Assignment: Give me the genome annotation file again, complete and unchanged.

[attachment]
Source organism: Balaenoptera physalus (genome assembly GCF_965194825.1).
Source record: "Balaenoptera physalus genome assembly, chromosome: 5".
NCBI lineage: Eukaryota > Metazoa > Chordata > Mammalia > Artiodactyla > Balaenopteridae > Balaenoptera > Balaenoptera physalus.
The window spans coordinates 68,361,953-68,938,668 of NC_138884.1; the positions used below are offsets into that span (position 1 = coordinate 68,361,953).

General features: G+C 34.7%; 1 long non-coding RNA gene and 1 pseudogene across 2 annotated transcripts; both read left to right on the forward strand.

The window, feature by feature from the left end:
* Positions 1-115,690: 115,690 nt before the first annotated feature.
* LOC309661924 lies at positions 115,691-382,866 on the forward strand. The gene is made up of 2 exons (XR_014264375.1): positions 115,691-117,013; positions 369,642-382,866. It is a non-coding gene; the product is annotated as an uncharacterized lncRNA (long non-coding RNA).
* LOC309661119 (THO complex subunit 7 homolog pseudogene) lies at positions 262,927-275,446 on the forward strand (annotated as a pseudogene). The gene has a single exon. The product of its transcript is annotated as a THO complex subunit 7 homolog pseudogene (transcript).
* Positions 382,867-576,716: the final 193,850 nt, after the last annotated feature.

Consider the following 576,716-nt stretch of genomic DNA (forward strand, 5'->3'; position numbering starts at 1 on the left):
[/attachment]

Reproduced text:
Source organism: Balaenoptera physalus (genome assembly GCF_965194825.1).
Source record: "Balaenoptera physalus genome assembly, chromosome: 5".
NCBI lineage: Eukaryota > Metazoa > Chordata > Mammalia > Artiodactyla > Balaenopteridae > Balaenoptera > Balaenoptera physalus.
The window spans coordinates 68,361,953-68,938,668 of NC_138884.1; the positions used below are offsets into that span (position 1 = coordinate 68,361,953).

General features: G+C 34.7%; 1 long non-coding RNA gene and 1 pseudogene across 2 annotated transcripts; both read left to right on the forward strand.

The window, feature by feature from the left end:
* Positions 1-115,690: 115,690 nt before the first annotated feature.
* LOC309661924 lies at positions 115,691-382,866 on the forward strand. The gene is made up of 2 exons (XR_014264375.1): positions 115,691-117,013; positions 369,642-382,866. It is a non-coding gene; the product is annotated as an uncharacterized lncRNA (long non-coding RNA).
* LOC309661119 (THO complex subunit 7 homolog pseudogene) lies at positions 262,927-275,446 on the forward strand (annotated as a pseudogene). The gene has a single exon. The product of its transcript is annotated as a THO complex subunit 7 homolog pseudogene (transcript).
* Positions 382,867-576,716: the final 193,850 nt, after the last annotated feature.

Consider the following 576,716-nt stretch of genomic DNA (forward strand, 5'->3'; position numbering starts at 1 on the left):